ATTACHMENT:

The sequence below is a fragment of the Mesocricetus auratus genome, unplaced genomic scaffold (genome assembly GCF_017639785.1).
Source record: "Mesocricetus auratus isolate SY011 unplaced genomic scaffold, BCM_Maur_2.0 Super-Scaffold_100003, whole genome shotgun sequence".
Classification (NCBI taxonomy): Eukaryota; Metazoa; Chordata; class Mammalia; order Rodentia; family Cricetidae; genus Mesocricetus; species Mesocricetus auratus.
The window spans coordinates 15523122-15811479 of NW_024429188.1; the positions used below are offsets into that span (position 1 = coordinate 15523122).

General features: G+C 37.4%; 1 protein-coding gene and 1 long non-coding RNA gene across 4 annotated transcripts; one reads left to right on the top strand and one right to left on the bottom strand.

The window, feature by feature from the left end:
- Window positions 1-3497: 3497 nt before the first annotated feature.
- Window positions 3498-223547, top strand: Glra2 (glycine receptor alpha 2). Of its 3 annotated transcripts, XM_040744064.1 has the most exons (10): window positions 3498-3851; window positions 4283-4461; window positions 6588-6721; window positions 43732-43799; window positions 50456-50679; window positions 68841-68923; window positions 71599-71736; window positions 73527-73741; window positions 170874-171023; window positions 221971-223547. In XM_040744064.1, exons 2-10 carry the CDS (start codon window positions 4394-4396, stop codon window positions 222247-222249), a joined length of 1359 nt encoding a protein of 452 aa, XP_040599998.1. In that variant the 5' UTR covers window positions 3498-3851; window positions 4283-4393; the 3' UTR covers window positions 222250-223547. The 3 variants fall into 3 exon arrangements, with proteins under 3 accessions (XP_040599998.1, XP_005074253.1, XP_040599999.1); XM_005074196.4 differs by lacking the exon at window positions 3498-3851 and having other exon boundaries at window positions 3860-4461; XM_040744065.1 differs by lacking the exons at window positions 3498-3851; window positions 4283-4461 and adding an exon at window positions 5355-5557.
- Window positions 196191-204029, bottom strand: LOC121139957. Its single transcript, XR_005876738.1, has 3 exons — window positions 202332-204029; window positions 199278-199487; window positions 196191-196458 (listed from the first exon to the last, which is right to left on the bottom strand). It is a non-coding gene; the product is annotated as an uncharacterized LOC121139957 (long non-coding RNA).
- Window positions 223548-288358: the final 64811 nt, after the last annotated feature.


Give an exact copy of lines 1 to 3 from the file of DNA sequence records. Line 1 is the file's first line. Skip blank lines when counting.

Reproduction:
The sequence below is a fragment of the Mesocricetus auratus genome, unplaced genomic scaffold (genome assembly GCF_017639785.1).
Source record: "Mesocricetus auratus isolate SY011 unplaced genomic scaffold, BCM_Maur_2.0 Super-Scaffold_100003, whole genome shotgun sequence".
Classification (NCBI taxonomy): Eukaryota; Metazoa; Chordata; class Mammalia; order Rodentia; family Cricetidae; genus Mesocricetus; species Mesocricetus auratus.